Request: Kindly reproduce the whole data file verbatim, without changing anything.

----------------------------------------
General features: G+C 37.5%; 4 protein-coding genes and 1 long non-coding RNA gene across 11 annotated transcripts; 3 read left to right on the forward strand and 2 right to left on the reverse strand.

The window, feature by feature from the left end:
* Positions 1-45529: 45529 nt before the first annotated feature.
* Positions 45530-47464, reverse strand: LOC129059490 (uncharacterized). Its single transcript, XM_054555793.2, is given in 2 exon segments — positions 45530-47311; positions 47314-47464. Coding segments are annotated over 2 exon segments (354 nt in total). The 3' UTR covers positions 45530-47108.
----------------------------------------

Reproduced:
General features: G+C 37.5%; 4 protein-coding genes and 1 long non-coding RNA gene across 11 annotated transcripts; 3 read left to right on the forward strand and 2 right to left on the reverse strand.

The window, feature by feature from the left end:
* Positions 1-45529: 45529 nt before the first annotated feature.
* Positions 45530-47464, reverse strand: LOC129059490 (uncharacterized). Its single transcript, XM_054555793.2, is given in 2 exon segments — positions 45530-47311; positions 47314-47464. Coding segments are annotated over 2 exon segments (354 nt in total). The 3' UTR covers positions 45530-47108.